As a continuation of looking at the internet era through the lens provided by Neil Postman’s Amusing Ourselves to Death, I’ll start with email – what Jeremiah Owyang called the “first and largest social network“. If television is amusing us to death, email is either boring us to death or burying us alive. At first, email was an extension of letters and office memos, but as the technology allowed connectivity to the entire world, most office workers find themselves sorting, filing, responding to and deleting emails. Some of the problems with email:
- It becomes the primary method of communication when more personable (phone call or in person) or less obtrusive (IM, wiki) options might be more appropriate
- Expectations of how fast email should be responded to vary greatly. Many treat all email as Urgent & Important (see my discussion of where Twitter falls on Covey’s 4 quadrants). In the mid-90’s when it could sometimes hours (or “next day”) for email to get from one company to another, now some people feel obligated to answer in minutes. Email is not geared well for real-time communication, nor is a worker efficient if they have to pounce every time new mail is arriving.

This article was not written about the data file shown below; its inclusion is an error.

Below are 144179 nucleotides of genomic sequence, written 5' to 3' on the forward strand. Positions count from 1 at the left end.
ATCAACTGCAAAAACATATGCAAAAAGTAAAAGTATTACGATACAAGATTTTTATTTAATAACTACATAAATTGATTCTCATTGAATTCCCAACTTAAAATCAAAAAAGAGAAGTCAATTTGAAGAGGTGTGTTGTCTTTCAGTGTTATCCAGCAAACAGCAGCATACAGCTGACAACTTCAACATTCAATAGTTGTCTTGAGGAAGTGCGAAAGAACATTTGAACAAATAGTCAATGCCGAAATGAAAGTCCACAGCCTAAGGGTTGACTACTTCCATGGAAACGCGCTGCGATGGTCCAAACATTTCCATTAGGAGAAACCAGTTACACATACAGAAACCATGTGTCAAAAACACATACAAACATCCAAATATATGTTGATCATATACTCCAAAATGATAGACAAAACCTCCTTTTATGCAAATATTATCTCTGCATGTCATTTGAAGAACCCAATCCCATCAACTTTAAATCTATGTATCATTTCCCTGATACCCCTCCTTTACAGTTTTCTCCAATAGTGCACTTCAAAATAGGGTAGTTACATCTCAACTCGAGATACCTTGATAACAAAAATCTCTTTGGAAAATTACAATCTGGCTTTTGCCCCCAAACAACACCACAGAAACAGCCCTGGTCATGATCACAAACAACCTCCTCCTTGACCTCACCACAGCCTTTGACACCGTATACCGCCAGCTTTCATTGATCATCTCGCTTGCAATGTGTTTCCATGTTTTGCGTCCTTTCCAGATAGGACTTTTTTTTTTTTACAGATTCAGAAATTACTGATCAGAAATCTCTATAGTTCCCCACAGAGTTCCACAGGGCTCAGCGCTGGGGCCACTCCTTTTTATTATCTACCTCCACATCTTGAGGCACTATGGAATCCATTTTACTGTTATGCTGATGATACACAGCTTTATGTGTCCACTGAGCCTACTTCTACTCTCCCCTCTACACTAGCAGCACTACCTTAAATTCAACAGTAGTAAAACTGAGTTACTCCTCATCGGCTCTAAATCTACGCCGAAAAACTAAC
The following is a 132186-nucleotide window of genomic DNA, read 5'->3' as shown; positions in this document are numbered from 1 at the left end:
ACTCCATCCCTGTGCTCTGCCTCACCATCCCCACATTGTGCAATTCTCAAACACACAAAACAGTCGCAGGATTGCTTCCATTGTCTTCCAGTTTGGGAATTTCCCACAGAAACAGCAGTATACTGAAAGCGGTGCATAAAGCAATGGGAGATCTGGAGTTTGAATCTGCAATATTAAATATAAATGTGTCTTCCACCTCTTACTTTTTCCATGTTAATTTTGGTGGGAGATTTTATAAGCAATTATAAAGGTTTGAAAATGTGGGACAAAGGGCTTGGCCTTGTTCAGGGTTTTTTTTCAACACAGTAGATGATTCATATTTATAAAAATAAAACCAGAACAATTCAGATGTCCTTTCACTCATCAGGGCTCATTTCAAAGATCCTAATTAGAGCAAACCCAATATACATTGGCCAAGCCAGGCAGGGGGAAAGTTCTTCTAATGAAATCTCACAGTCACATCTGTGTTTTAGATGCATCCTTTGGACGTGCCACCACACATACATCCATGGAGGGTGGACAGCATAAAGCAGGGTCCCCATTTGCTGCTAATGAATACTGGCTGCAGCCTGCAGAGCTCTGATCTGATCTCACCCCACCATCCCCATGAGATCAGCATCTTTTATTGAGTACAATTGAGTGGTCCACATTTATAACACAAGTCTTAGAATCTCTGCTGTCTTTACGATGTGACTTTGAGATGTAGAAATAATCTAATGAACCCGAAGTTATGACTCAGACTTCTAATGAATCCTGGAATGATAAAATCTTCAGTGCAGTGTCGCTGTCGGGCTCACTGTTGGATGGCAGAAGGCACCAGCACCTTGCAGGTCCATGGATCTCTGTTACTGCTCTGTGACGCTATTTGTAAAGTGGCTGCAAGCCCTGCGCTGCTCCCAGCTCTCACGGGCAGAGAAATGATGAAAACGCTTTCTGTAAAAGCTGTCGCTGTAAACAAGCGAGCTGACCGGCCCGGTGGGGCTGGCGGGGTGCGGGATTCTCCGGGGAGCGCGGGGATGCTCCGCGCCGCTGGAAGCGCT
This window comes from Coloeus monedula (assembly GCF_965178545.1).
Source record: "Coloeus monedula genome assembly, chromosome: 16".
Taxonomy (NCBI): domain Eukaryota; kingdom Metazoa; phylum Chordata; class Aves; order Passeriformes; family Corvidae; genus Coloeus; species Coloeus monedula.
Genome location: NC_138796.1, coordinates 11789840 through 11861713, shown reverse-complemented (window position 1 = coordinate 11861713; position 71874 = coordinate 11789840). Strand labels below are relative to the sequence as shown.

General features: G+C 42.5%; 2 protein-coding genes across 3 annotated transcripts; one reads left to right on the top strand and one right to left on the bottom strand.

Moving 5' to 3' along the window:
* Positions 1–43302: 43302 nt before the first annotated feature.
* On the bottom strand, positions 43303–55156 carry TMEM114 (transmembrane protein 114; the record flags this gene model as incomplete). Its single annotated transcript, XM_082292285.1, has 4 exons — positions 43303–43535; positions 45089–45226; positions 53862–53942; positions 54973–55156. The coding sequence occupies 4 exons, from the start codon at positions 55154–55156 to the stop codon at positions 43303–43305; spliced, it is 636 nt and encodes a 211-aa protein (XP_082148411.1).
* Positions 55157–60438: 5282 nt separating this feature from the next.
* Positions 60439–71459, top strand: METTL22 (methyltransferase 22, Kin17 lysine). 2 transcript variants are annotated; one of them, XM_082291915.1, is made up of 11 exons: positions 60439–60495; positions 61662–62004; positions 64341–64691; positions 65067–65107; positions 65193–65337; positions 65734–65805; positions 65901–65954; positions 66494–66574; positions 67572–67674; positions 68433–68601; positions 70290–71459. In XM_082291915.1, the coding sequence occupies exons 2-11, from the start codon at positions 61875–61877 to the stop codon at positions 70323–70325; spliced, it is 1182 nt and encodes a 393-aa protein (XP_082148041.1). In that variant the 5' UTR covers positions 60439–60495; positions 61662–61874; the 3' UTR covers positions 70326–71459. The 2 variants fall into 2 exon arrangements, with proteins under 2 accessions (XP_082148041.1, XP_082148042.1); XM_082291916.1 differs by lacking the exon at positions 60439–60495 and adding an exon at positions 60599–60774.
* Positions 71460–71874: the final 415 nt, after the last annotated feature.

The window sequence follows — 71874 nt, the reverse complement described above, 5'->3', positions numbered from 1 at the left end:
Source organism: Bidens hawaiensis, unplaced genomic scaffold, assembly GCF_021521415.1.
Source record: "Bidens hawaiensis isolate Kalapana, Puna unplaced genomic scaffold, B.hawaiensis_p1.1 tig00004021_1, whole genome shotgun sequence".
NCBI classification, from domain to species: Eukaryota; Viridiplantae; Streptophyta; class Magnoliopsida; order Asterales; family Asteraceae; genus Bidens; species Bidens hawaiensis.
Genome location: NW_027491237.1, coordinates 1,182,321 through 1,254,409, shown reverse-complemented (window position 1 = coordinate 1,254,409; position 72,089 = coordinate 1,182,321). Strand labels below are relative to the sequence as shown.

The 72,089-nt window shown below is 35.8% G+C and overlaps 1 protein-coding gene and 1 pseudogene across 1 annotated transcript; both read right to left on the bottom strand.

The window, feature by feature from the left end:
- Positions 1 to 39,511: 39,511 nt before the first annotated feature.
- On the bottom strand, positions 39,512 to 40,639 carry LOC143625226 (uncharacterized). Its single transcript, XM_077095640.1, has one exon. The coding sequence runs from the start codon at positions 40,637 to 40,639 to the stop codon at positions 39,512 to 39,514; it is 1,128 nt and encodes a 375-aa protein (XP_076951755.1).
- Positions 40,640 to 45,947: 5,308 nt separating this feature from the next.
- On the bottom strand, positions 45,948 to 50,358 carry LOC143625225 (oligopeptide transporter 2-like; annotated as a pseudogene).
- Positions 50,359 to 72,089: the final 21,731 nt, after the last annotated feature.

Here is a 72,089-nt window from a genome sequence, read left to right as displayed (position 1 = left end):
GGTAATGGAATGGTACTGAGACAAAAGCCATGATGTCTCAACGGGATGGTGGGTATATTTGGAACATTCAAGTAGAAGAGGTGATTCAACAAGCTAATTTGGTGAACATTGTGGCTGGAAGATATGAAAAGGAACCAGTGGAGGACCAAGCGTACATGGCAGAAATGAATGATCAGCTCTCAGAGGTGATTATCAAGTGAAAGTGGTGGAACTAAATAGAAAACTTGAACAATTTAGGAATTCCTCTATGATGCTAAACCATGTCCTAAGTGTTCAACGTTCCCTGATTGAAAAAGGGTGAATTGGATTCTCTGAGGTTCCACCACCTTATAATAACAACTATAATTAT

- Workers can become inundated with the volume of messages received since they are often subscribed to too many lists, or are in the middle of too many conversations (GMail’s interface provides threading, but Outlook handles threads very poorly – sort by subject and hope you can follow what is going on).
As Neil Postman said, the tool tends to shape the communication, and email use can go even further by having workers spending their days doing nothing but sending and receiving emails. Now I’m no suggesting that we should get rid of email (nor would I claim that email is dead or even that you should take a day a week away from email), rather like PowerPoint, it should be used when necessary and with consideration to the intent and audience. The challenge today is that no single tool is best for all communications. Hutch Carpenter wrote a nice article describing how Google Wave gives a “Beautiful Potential, Faraway Dream”; until the dream is realized, you can either stick to using email or try and leverage a number of tools. I use a mix of email, instant messenger, Twitter, Facebook, FriendFeed, wikis, and blogs/RSS (not to mention phone, videoconferencing and when ever possible IRL). Most people aren’t going to want to learn or toggle between so many tools, but if you can efficiently add just a couple of options, you can take control of the communication rather than the being constrained by the tools.
Do you see the email issue getting better? Will we just need to wait until the large enterprise tools have this functionality built in?